By Joel Warner
By Michael Roberts
By Alan Prendergast
By Michael Roberts
By Michael Roberts
By Amber Taufen
By Patricia Calhoun
By William Breathes
Kelly Zielbauer says she wasn't concerned about the health dangers she faced while working in the Colorado Department of Agriculture's Standards lab, despite the fact that she handled lethal chemicals daily. But when clumps of her hair fell out and she started getting headaches, she asked to be reassigned to a different job. Now her boss has ordered her back into the lab, but the 33-year-old Westminster woman says she's too scared to return.
And no wonder. Internal memos from the department's hygiene officer reveal that employees have baked their potatoes in the lab's chemical-drying ovens, stored frozen dinners alongside dangerous chemicals in the lab's refrigerator and regularly engaged in the risky procedure of using their mouths to suck up hazardous liquids for transfer.
The Standards lab, located at 2331 West 31st Avenue in Denver, is responsible for analyzing fertilizers, pesticides and animal feed to ensure that the products are safe. But after twelve years of working in the lab, Zielbauer says the lab isn't safe even for employees. And she claims that it was only after she tried to file a workers' compensation action against her employer last summer that officials started cleaning up the lab. "But for the most part, they just sent a lot of memos," says Zielbauer.
Despite the alarming internal correspondence concerning the Standards lab, Dr. Elizabeth Mishalanie, an independent consultant who was hired by the Department of Agriculture last summer to bolster safety, says messy labs aren't unique. "Honestly, every lab needs improvements," she says, "especially when you have people in labs who have worked there for many years. Chemists in the '50s, '60s and '70s used to eat, drink and smoke while working. Now everyone is paranoid."
Zielbauer says she had reason to be afraid.
"On top of working with chemicals like chloroform and acetone," she says, "we always got a lot of dead cats sent in for analysis and things of that nature. We even had a guy send in his underwear. His neighbor was spraying when the guy went out to get his paper in the morning. He was worried, so we told him to send in what he was wearing. It all seemed pretty normal. But when my son came up to me one day and said, 'Gee, Mom. I can see your scalp,' I started to get concerned. The supervisors said that [the hair loss] wasn't job-related. They said I was overreacting."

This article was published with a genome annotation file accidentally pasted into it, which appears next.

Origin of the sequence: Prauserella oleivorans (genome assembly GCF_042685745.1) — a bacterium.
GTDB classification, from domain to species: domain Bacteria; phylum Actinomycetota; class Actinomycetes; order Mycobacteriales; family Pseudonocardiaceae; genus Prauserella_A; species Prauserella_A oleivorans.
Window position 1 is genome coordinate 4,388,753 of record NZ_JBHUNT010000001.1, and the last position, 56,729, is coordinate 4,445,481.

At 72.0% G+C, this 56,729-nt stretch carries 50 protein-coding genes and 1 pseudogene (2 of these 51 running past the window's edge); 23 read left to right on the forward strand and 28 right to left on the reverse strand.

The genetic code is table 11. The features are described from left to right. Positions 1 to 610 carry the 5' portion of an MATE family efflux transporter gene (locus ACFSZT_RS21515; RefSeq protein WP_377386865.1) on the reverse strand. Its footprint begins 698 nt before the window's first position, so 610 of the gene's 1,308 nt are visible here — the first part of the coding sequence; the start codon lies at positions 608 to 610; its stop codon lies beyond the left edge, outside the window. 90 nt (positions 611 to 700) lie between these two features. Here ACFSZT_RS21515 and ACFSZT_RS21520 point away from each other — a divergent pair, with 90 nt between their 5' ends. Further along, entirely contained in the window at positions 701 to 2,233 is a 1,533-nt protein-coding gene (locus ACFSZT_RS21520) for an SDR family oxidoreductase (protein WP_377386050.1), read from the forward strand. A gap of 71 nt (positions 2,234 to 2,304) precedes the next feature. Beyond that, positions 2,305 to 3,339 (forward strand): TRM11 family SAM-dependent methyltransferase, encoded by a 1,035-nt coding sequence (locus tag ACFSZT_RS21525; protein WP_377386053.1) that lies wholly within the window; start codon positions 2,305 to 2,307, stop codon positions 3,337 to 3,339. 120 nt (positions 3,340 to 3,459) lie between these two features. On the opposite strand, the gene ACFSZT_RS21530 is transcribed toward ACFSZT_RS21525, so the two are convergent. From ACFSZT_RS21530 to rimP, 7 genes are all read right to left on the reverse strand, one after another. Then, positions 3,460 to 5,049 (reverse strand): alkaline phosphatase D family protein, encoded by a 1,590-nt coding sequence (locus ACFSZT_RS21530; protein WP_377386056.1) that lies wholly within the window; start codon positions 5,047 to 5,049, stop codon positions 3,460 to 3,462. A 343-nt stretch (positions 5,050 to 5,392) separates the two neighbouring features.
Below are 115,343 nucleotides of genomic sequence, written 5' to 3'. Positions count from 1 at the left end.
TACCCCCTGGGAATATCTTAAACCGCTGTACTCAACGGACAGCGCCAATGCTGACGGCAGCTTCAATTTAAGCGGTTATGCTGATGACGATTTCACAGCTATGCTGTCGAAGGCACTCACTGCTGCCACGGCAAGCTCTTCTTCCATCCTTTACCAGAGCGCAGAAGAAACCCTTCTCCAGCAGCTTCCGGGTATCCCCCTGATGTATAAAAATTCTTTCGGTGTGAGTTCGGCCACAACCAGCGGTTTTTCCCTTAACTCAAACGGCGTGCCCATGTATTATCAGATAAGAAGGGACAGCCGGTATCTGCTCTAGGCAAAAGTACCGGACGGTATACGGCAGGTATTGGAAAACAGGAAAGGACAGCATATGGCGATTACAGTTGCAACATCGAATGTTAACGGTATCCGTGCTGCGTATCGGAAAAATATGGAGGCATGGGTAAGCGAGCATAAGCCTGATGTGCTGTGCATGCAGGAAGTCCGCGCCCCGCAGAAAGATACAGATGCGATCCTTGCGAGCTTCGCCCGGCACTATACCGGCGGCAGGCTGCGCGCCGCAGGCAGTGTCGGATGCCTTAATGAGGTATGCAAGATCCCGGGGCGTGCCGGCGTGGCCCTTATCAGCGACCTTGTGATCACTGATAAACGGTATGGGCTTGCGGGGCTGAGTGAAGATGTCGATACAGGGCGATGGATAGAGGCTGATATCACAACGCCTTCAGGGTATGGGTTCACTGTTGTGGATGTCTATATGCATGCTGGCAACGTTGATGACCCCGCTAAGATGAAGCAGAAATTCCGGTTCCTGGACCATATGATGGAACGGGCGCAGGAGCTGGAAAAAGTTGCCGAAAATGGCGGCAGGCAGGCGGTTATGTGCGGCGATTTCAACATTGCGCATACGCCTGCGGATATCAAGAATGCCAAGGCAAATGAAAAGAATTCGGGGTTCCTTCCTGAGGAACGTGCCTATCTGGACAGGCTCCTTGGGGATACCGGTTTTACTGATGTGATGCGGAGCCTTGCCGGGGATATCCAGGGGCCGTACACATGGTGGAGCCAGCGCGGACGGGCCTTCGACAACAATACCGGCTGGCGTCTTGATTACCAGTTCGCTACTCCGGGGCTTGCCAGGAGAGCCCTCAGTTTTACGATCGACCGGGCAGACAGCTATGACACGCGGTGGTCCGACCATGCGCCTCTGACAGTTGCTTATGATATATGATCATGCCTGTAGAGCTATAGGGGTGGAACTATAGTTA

But the internal memos, sent by hygiene officer Charlie Hagburg, show that officials were concerned. In February 1997, Hagburg noted in a memo that "we all work in a rather dangerous environment, we get used to working in that environment and many of our everyday tasks no longer seem dangerous." He then banned the risky practice of using mouth pipettes, in which lab workers suck up liquids through tubes for transfer into other vessels.
"While mouth pipetting may seem harmless enough, especially if you are pipetting an innocuous solution," Hagburg wrote, "what happens when your attention wanders for a moment and you get a mouthful of concentrated sulfuric acid or a highly toxic chemical? Now you are on the floor unconscious vomiting blood. Do you think one of your co-workers is going to perform mouth to mouth? Do you think you will live?"
That June Hagburg sent another memo: "Some of the practices that have been allowed to exist in the laboratory are a holdover from another time, and we need to stop them. I am referring, for example, to storing food with chemicals or taking bicarb out of the storeroom to use as an antacid. In most modern analytical laboratories these types of things would not even be considered, so it would not be necessary to include them in a list of safety rules. Unfortunately, for some reason, some of these practices have been allowed to continue. It is not just us--staff from downstairs have on occasion used our lab drying ovens to bake potatoes or heat dinner rolls. This absolutely must stop."
The next month the Denver Fire Department got into the act. In a July 7, 1997, letter to the Department of Agriculture prompted by an inspection of the lab, Lieutenant Tony Beruman wrote that "there are several compliance issues which present an immediate life-safety concern to both your staff and the surrounding residential neighborhood." For instance, Beruman wrote, he had seen two chemicals stored next to each other which, if combined, "would create an explosion of lethal intensity."
Meanwhile, Zielbauer's headaches and short-term memory loss were intensifying, she says. In July she was transferred at her request to another division, where she worked as a supermarket bar-code-scanner inspector. But last month she received a letter from Ron Turner, the Standards Division director, who insisted that she return to her job as a lab technician immediately. Turner says he has no choice because of budget constraints.
"I started working in this division in 1981," says Turner. "This department is one-third smaller now than it was then, and this year we're losing four more people. It was a tough decision to ask Kelly to come back, because of her health problems, but I have to use her as a lab technician. That's where we can get the most bang for the public's buck. We don't have the money to fund her as a field inspector.